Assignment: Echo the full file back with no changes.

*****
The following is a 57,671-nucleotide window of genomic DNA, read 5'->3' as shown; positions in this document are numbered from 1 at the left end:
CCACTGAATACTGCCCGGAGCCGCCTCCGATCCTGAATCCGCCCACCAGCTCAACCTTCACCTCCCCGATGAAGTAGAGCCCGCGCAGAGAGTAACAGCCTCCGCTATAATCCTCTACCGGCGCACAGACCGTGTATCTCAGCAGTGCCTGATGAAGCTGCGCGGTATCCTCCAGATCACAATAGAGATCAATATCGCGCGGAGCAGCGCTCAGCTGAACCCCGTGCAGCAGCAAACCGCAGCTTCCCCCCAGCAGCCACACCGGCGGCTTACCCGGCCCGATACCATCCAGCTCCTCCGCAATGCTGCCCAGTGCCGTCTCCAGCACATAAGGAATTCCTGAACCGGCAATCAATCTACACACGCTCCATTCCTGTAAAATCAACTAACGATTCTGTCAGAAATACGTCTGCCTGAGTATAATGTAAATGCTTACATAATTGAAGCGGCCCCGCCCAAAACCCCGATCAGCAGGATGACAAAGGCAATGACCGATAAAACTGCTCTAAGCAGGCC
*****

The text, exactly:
The following is a 57,671-nucleotide window of genomic DNA, read 5'->3' as shown; positions in this document are numbered from 1 at the left end:
CCACTGAATACTGCCCGGAGCCGCCTCCGATCCTGAATCCGCCCACCAGCTCAACCTTCACCTCCCCGATGAAGTAGAGCCCGCGCAGAGAGTAACAGCCTCCGCTATAATCCTCTACCGGCGCACAGACCGTGTATCTCAGCAGTGCCTGATGAAGCTGCGCGGTATCCTCCAGATCACAATAGAGATCAATATCGCGCGGAGCAGCGCTCAGCTGAACCCCGTGCAGCAGCAAACCGCAGCTTCCCCCCAGCAGCCACACCGGCGGCTTACCCGGCCCGATACCATCCAGCTCCTCCGCAATGCTGCCCAGTGCCGTCTCCAGCACATAAGGAATTCCTGAACCGGCAATCAATCTACACACGCTCCATTCCTGTAAAATCAACTAACGATTCTGTCAGAAATACGTCTGCCTGAGTATAATGTAAATGCTTACATAATTGAAGCGGCCCCGCCCAAAACCCCGATCAGCAGGATGACAAAGGCAATGACCGATAAAACTGCTCTAAGCAGGCC